Wednesday, July 12, 2017

The Authors Show - Part 1

It's just that easy?
Indie and small press authors carry the marketing burden.  If that’s not clear, take a quick look around at any given writing group and you’re bound to see people asking about advertising or inadvertently violating group rules as they try to sell their own books.  Obviously, marketing scams are everywhere.  Even the savviest of authors, with years of experience marketing, can easily fall prey to a deal carefully constructed to lure them in.

As I’ve been gearing up for my own big marketing push on the re-release of Tears of Heaven (July 21st) and Hell Becomes Her (soonish) no end of marketing “opportunities” have crossed my inbox.  Usually, sorting through them is fairly easy.  Developing a radar and a red flag system over the past decade has certainly helped.

Enter The Authors Show.  I don’t recall how they came across my desk, but they did.  After
Mo' money, mo' problems? Where do I sign up!?
reading through their site and not seeing any obvious red flags, I filled out their form and waited patiently.  Or rather, I totally forgot that I’d submitted to them about two weeks ago.  I received an email yesterday, and really its exactly as described on their site:
“a professionally edited audio and/or video tool showcasing the participating authors and their book(s).”

They are also upfront that the author will not receive a free copy of the final version of the show.  However, here’s where things get a bit murky.  You can purchase a copy, for your marketing push, “for a nominal investment”.  When you do, they offer a couple of other benefits, which are a bit on the fuzzy side: “periodic rebroadcasts, social media outreach, and much more…”

But what more?

The email I received accepting my submission contained contact information and reiterated that “we do not provide free interview copies.”  Followed by a bit of their setup for the eventual sales pitch:

For authors interested in making their interview a part of their marketing strategy beyond the interview’s original broadcast, we do offer an optional Book Marketing Program (BMP) with various very affordable options to select from, utilizing your newly created interview file. A copy of the BMP will be emailed after the interview has been conducted and edited.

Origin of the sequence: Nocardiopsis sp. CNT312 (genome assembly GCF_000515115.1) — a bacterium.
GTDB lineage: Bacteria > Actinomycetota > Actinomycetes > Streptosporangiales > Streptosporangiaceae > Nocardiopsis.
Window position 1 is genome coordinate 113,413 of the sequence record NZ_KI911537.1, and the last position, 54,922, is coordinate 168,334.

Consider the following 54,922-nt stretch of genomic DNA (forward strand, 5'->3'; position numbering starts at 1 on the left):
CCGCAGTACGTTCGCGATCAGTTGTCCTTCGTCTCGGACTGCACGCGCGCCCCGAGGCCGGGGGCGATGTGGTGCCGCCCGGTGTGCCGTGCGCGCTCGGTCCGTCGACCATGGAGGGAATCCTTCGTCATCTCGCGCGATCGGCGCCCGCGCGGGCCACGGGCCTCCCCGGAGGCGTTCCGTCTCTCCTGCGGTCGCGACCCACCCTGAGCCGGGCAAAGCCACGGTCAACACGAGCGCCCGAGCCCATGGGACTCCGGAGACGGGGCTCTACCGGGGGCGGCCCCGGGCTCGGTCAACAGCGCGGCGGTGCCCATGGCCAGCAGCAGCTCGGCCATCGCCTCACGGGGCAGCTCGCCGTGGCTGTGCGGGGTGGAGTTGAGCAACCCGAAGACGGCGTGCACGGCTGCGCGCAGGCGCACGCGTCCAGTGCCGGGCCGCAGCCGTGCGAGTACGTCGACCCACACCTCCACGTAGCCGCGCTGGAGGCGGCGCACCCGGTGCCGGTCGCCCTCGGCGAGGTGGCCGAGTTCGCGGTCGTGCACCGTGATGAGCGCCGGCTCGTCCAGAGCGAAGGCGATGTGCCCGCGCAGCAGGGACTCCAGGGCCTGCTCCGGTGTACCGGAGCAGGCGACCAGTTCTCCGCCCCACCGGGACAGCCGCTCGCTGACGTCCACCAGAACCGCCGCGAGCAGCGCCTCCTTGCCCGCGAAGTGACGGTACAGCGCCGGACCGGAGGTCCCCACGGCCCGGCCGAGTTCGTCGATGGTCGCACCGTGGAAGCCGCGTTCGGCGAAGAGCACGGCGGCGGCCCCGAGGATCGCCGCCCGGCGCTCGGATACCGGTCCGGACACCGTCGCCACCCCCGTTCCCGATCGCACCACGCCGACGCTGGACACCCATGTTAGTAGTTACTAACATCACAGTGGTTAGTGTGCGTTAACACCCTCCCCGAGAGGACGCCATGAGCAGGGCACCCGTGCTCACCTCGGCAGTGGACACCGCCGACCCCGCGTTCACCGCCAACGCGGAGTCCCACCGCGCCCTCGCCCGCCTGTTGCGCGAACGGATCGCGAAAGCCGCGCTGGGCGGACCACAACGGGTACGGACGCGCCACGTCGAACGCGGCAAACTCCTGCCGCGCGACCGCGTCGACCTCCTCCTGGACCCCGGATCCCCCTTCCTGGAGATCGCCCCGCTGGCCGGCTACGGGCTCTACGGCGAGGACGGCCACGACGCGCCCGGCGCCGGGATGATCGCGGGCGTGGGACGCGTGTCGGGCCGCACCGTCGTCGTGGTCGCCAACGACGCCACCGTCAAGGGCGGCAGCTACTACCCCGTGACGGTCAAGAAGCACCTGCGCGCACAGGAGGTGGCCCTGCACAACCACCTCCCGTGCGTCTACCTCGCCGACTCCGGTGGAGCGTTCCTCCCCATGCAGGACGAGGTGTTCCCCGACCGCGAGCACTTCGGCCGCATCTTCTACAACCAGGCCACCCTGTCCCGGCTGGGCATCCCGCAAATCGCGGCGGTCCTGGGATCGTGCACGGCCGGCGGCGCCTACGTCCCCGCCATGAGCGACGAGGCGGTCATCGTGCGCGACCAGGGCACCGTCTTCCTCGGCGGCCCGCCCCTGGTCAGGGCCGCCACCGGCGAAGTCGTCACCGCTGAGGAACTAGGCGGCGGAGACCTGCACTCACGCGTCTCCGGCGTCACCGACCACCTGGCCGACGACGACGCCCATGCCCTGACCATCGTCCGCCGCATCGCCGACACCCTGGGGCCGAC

The old rule of “if you have to ask, you can’t afford it” generally applies to most of these kinds of “marketing opportunities”.  After requesting a services and price list, I’ve received lengthy emails laying out all the reasons I should market—but no list of services or price list—and a statement saying that if I’m interested, to respond again.  Well, duh, that’s why I’m here.  A bit of research indicates mixed reviews for such email solicitors, and most follow ups end with prices that are so outrageous (for indie/small press authors) and little to no guarantee, that it wasn’t worth my time to send the first email.

But they promised you'd be full!
For The Authors Show, as always, I did my research.  But . . . nothing.  No one claiming good or bad about the group, their products, or how much the marketing helped or didn’t help.  That’s unusual.  Writers are everywhere, and finding “new” and “exciting” marketing options is as easy as falling off a bike.  Writers (like most people), also, don’t like to be taken advantage of, and readily report even the vaguest slights.  I reached out to a friend and fellow writer who has more experience in the industry than I like to think about.  She turned up the same nothing.

But we both agreed that since everything is laid out, and really the only loss here is a bit of time for the interview, I could easily be the canary in the coal mind for this particular opportunity.  There is some time and effort that goes into professional recorded and edited podcast (as I well know), but as with most things, if you know what you’re doing, its easy to make it look easy.

So here I go, unto the breach dear friends.  I’ll report back when I know more.

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